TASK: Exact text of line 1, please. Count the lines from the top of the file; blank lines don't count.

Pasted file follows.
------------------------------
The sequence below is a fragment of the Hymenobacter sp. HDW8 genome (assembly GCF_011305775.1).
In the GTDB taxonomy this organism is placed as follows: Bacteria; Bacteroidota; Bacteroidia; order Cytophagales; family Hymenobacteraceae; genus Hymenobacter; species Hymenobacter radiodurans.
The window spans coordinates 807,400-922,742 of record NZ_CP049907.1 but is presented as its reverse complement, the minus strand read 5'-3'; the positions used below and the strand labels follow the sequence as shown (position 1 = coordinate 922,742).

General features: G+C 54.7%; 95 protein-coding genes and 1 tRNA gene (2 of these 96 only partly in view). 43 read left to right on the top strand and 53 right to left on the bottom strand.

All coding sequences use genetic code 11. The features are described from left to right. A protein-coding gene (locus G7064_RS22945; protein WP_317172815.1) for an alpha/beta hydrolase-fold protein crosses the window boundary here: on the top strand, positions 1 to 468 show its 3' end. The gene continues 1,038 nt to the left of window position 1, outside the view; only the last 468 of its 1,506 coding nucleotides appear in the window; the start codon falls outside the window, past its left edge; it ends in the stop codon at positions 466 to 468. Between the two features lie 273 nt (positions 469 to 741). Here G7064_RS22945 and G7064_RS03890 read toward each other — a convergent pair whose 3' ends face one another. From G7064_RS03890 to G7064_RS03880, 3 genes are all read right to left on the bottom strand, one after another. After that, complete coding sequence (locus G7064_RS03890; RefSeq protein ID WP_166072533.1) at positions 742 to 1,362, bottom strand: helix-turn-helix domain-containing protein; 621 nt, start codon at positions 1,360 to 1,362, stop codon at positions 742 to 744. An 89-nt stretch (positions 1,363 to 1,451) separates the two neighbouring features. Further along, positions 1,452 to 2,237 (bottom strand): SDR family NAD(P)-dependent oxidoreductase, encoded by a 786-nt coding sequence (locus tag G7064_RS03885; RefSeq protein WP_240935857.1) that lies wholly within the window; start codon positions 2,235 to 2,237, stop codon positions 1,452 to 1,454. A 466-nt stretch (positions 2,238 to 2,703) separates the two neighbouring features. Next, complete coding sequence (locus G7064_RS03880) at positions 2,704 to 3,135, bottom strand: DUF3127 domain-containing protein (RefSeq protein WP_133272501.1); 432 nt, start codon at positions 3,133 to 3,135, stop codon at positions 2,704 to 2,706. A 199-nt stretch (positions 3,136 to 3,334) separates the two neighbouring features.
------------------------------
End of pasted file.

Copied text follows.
The sequence below is a fragment of the Hymenobacter sp. HDW8 genome (assembly GCF_011305775.1).